Back in the day it didn’t matter whether it was high school football, wrestling, bowling, Monopoly, Parcheesi, Euchre, or dominos, I played to win. My raison d'etre: what’s the sense of playing if you don’t play to win? If you aren’t playing to win, aren’t you playing to lose?
Don’t get me wrong, I’m not a sore loser. I can lose, and do so often, and with grace. I just don’t like it. When I compete, I give it all the energy I can, and I’ll do everything within the rules to win. I subscribe to Grantland Rice’s quote, “It’s not that you won or lost but how you played the game.”
Years ago, when visiting an old college buddy, we went outdoors to toss a frisbee. We played catch for about five minutes before we came up with a game where one of us would be a goalie and the other tried to throw the frisbee past him. We kept score. An hour later when we went back indoors, I announced I’d won ten to eight. My wife said, “You went out to play catch with a frisbee. How do you win at frisbee?” It seemed fruitless to try to explain our impromptu rules and how we turned it into a competition. Only someone with the competition gene would understand.
Over time, as I fell in love with the outdoors, I found the wilderness was a place I didn’t need to be competitive, and I could enjoy it for its intrinsic value. I climbed mountains, but not to see who could get to the top first. I paddled rivers, but not to see who could get down them first. I skied, but not to see who could get down the mountain the fastest. I did those things only for my own enjoyment.
Some recreate outdoors to get in shape, others want to check mountains off the bucket list, still others love the social aspect of it. Me, I like all those things, but ultimately, they are just by products. I’m outdoors to breathe the fresh air, take in the beauty, and soak up the natural world.
The older I get, the better I am at stopping and smelling the roses, but not everyone thinks like me. I gave a presentation to a group of paddlers a while back and told them I prefer to do a canoe carry twice with lighter loads rather than once with a heavy load. I explained that it allowed me to see and experience the environment more thoroughly. I nearly got booed out of the venue.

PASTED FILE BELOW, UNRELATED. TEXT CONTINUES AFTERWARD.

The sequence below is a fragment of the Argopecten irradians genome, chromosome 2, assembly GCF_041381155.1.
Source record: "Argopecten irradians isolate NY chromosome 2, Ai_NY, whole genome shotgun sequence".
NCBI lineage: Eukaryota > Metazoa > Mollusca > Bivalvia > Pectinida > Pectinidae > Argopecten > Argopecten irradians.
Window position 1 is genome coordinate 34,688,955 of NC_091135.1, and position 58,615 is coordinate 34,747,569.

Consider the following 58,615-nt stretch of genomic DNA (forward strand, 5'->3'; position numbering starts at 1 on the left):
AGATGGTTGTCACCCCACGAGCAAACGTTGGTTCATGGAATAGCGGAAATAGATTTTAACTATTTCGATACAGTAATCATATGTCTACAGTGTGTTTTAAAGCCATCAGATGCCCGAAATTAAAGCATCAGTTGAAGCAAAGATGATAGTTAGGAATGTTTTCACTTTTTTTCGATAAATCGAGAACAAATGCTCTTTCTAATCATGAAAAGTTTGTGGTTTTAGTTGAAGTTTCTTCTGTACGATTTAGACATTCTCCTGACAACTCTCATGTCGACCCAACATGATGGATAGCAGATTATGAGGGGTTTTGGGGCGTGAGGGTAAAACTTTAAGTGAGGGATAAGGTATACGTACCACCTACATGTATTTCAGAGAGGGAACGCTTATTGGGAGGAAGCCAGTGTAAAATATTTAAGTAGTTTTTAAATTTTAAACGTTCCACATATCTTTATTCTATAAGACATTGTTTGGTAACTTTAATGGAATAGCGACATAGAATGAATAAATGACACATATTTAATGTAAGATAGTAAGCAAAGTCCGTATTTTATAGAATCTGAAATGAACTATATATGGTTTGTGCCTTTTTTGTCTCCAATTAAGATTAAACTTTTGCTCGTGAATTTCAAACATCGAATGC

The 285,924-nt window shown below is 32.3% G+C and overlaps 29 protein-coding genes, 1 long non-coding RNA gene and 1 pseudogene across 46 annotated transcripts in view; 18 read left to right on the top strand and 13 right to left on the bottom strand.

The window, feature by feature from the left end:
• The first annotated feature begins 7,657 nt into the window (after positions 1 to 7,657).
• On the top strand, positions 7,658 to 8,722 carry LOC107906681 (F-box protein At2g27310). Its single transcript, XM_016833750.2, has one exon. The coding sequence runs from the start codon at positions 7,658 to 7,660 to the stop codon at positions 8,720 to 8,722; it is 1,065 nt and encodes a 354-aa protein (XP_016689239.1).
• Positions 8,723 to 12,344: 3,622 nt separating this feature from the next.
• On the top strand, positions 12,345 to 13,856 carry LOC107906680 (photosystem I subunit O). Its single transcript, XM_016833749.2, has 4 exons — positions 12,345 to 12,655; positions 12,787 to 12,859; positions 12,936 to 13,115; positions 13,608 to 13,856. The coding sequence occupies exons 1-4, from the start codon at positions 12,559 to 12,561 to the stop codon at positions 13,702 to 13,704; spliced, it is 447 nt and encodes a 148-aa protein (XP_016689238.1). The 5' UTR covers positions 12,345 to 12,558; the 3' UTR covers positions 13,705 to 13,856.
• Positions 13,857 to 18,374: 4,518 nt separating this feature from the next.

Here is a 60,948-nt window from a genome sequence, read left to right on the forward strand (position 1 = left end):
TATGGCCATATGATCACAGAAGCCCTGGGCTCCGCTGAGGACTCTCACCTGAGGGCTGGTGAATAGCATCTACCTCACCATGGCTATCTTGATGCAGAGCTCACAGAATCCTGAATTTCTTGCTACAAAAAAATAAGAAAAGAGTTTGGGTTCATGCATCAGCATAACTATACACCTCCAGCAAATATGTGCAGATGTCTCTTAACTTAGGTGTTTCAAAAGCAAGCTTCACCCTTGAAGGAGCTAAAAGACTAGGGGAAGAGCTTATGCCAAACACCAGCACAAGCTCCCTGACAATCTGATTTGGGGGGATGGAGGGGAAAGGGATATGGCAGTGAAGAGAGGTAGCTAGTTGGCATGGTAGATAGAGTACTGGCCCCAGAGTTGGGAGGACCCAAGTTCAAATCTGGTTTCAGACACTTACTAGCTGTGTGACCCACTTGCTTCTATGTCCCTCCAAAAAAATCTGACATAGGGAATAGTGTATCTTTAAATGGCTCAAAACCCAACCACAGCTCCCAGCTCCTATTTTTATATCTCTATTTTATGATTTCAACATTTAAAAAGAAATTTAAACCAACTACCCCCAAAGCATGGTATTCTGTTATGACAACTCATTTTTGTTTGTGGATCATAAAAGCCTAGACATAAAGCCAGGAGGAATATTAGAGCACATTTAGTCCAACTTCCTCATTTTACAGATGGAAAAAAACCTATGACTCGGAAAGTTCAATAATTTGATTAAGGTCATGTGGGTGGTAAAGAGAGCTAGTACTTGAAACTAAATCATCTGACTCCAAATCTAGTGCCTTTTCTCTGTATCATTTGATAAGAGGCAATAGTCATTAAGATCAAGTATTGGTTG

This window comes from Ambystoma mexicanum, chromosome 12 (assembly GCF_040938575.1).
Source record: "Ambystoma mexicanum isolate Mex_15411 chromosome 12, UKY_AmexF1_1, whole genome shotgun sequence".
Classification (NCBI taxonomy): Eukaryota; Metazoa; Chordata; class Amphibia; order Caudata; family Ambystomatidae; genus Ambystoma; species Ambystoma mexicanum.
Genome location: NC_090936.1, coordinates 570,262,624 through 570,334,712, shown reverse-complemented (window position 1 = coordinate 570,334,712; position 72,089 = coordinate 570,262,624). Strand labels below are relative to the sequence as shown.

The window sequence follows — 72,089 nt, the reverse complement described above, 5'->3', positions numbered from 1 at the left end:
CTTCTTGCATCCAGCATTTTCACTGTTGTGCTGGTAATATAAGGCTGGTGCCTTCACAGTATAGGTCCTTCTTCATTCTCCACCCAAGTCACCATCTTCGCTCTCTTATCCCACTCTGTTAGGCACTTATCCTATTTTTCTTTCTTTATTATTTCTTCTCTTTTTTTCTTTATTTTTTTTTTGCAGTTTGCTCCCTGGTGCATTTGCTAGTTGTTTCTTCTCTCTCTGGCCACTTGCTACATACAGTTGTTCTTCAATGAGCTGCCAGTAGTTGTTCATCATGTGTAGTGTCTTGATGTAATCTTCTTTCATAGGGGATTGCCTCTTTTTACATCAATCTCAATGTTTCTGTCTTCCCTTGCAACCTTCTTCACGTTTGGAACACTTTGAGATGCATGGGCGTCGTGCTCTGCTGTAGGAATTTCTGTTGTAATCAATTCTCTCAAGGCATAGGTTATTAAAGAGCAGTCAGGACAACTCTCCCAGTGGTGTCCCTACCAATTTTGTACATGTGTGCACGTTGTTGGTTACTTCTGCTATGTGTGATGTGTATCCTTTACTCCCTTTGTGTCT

I knew my competitive spirit had all but died when I took a badminton class my junior year of college and in a tournament was eliminated in the first round. What was wrong with me? How could I let that kid beat me three straight games? What happened to my competitive spirit? I think I finally realized that my life priorities had changed. My desire to be outdoors and explore wildlands became more important than winning badminton games. (Then again, maybe it's just a good excuse for losing)
I graduated from college, moved to Saranac Lake, and let my competitive spirit lie dormant. (And was especially grateful when asked to play rugby) Sure, I competed in the occasional canoe race, especially when my boys came of age. I played pick-up basketball during my NCCC years. I wasn’t very good, but it was fun – as long as I gave it my best shot. Yup, even pick-up basketball I had to give one hundred percent.
But I’ve left competition behind… almost. I’m a work in progress. I mentioned my competitive nature to my stepson Ben last night. He laughed and said, “I noticed. You just finished playing checkers with six-year-old Hazel and wouldn’t let her win.” Guilty as charged (but maybe next time I’ll challenge her to arm wrestling).
At the Saranac Lake 3P (Pole/Pedal/Paddle) my competitive spirit was manifested by becoming a cheerleader. Phyliss, the granddaughters, and I hollered encouragement to their parents Will and Megan. We waved our signs, drove from Pisgah to Dewey, to the river, and back to Pisgah, cheering the entire way.
But something else also manifested. While the competitive spirit can be suppressed it can’t be eliminated – at least not in my case because after watching Will and Megan, I found myself wishing I was thirty years younger and back in my competitive prime.
But since I'm not, maybe next year I’ll train hard and enter the 3P, in the over 70 class.